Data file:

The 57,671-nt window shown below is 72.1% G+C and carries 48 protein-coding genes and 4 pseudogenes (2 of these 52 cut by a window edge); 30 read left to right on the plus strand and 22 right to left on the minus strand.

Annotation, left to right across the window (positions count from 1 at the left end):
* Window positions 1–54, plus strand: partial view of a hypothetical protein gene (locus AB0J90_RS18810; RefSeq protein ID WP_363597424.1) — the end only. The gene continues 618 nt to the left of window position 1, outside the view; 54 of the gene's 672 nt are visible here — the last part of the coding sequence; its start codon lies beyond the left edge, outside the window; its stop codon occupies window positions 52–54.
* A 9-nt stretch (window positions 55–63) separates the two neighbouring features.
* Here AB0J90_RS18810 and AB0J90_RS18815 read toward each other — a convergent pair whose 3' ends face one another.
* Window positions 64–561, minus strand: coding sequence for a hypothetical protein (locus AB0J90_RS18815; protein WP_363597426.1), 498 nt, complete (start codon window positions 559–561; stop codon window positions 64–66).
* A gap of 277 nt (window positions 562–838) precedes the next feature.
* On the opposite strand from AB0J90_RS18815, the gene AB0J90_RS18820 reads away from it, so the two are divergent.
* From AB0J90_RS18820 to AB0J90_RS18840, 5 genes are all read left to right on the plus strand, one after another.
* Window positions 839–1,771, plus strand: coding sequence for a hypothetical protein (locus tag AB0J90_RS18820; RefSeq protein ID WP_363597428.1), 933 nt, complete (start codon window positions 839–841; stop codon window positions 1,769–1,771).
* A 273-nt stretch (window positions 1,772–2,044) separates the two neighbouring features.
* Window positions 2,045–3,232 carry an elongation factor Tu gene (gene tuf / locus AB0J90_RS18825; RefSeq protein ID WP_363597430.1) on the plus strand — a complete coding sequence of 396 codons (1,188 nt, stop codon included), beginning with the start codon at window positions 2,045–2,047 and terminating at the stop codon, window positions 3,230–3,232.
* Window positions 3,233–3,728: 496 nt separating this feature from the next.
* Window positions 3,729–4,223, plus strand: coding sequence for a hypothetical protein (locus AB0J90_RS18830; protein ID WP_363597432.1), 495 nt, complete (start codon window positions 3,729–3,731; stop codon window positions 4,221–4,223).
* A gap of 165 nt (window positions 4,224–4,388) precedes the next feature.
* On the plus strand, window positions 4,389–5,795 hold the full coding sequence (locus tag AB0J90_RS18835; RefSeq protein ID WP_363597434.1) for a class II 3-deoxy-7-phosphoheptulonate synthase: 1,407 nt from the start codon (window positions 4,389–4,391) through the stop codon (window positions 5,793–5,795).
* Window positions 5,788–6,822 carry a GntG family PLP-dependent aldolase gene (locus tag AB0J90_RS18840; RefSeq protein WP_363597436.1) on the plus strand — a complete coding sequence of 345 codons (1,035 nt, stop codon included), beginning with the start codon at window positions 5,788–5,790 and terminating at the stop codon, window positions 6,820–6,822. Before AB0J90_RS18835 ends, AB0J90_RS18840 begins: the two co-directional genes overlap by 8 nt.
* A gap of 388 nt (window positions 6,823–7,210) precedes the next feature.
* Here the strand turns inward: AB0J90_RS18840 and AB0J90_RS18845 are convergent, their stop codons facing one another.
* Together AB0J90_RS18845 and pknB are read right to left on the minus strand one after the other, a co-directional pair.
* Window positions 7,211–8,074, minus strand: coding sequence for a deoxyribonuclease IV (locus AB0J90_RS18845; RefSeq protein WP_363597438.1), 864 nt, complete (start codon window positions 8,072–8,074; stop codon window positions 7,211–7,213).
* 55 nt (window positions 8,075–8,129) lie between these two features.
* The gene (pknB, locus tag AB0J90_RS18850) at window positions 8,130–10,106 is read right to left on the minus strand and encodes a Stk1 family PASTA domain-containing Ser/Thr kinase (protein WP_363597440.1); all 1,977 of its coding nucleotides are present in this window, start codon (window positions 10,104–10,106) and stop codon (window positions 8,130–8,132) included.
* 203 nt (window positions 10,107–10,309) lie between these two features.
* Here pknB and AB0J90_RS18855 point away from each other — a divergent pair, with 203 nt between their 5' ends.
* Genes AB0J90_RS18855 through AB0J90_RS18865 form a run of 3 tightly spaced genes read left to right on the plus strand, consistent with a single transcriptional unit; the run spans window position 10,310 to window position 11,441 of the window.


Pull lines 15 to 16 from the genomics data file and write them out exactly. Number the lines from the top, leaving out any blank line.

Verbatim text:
* A gap of 165 nt (window positions 4,224–4,388) precedes the next feature.
* On the plus strand, window positions 4,389–5,795 hold the full coding sequence (locus tag AB0J90_RS18835; RefSeq protein ID WP_363597434.1) for a class II 3-deoxy-7-phosphoheptulonate synthase: 1,407 nt from the start codon (window positions 4,389–4,391) through the stop codon (window positions 5,793–5,795).